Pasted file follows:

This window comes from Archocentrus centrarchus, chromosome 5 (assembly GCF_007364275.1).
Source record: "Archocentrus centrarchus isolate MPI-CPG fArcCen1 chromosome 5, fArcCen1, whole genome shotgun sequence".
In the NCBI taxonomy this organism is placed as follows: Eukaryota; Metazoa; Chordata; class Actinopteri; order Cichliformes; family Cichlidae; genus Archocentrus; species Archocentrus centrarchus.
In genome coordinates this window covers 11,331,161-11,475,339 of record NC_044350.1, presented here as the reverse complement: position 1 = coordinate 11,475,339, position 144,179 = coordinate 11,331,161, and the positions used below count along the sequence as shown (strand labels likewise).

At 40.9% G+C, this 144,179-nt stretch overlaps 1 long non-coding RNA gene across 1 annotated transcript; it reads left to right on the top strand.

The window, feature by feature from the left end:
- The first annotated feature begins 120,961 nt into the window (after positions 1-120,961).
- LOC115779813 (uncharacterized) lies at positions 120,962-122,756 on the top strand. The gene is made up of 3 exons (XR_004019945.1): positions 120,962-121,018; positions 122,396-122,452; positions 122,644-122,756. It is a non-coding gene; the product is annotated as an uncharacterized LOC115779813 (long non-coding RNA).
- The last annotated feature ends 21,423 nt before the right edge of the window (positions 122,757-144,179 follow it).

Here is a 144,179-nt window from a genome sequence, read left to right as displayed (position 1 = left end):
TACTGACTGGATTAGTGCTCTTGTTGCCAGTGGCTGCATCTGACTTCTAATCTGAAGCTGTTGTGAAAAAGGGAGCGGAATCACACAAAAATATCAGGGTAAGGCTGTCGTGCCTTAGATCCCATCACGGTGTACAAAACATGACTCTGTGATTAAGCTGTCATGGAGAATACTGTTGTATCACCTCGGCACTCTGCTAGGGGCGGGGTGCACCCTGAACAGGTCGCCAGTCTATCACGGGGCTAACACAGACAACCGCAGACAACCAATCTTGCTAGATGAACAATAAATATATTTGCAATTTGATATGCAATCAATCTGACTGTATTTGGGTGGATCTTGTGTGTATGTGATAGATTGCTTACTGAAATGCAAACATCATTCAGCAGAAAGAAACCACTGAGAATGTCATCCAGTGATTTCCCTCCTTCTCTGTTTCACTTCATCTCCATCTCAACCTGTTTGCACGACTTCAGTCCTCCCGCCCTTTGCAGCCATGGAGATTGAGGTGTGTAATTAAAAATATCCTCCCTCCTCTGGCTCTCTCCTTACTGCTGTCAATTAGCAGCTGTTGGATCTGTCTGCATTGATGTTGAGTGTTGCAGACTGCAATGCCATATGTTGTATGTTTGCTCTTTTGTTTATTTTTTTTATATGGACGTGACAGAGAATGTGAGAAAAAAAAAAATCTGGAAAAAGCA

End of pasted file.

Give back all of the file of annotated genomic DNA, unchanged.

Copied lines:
This window comes from Archocentrus centrarchus, chromosome 5 (assembly GCF_007364275.1).
Source record: "Archocentrus centrarchus isolate MPI-CPG fArcCen1 chromosome 5, fArcCen1, whole genome shotgun sequence".
In the NCBI taxonomy this organism is placed as follows: Eukaryota; Metazoa; Chordata; class Actinopteri; order Cichliformes; family Cichlidae; genus Archocentrus; species Archocentrus centrarchus.
In genome coordinates this window covers 11,331,161-11,475,339 of record NC_044350.1, presented here as the reverse complement: position 1 = coordinate 11,475,339, position 144,179 = coordinate 11,331,161, and the positions used below count along the sequence as shown (strand labels likewise).

At 40.9% G+C, this 144,179-nt stretch overlaps 1 long non-coding RNA gene across 1 annotated transcript; it reads left to right on the top strand.

The window, feature by feature from the left end:
- The first annotated feature begins 120,961 nt into the window (after positions 1-120,961).
- LOC115779813 (uncharacterized) lies at positions 120,962-122,756 on the top strand. The gene is made up of 3 exons (XR_004019945.1): positions 120,962-121,018; positions 122,396-122,452; positions 122,644-122,756. It is a non-coding gene; the product is annotated as an uncharacterized LOC115779813 (long non-coding RNA).
- The last annotated feature ends 21,423 nt before the right edge of the window (positions 122,757-144,179 follow it).

Here is a 144,179-nt window from a genome sequence, read left to right as displayed (position 1 = left end):
TACTGACTGGATTAGTGCTCTTGTTGCCAGTGGCTGCATCTGACTTCTAATCTGAAGCTGTTGTGAAAAAGGGAGCGGAATCACACAAAAATATCAGGGTAAGGCTGTCGTGCCTTAGATCCCATCACGGTGTACAAAACATGACTCTGTGATTAAGCTGTCATGGAGAATACTGTTGTATCACCTCGGCACTCTGCTAGGGGCGGGGTGCACCCTGAACAGGTCGCCAGTCTATCACGGGGCTAACACAGACAACCGCAGACAACCAATCTTGCTAGATGAACAATAAATATATTTGCAATTTGATATGCAATCAATCTGACTGTATTTGGGTGGATCTTGTGTGTATGTGATAGATTGCTTACTGAAATGCAAACATCATTCAGCAGAAAGAAACCACTGAGAATGTCATCCAGTGATTTCCCTCCTTCTCTGTTTCACTTCATCTCCATCTCAACCTGTTTGCACGACTTCAGTCCTCCCGCCCTTTGCAGCCATGGAGATTGAGGTGTGTAATTAAAAATATCCTCCCTCCTCTGGCTCTCTCCTTACTGCTGTCAATTAGCAGCTGTTGGATCTGTCTGCATTGATGTTGAGTGTTGCAGACTGCAATGCCATATGTTGTATGTTTGCTCTTTTGTTTATTTTTTTTATATGGACGTGACAGAGAATGTGAGAAAAAAAAAAATCTGGAAAAAGCA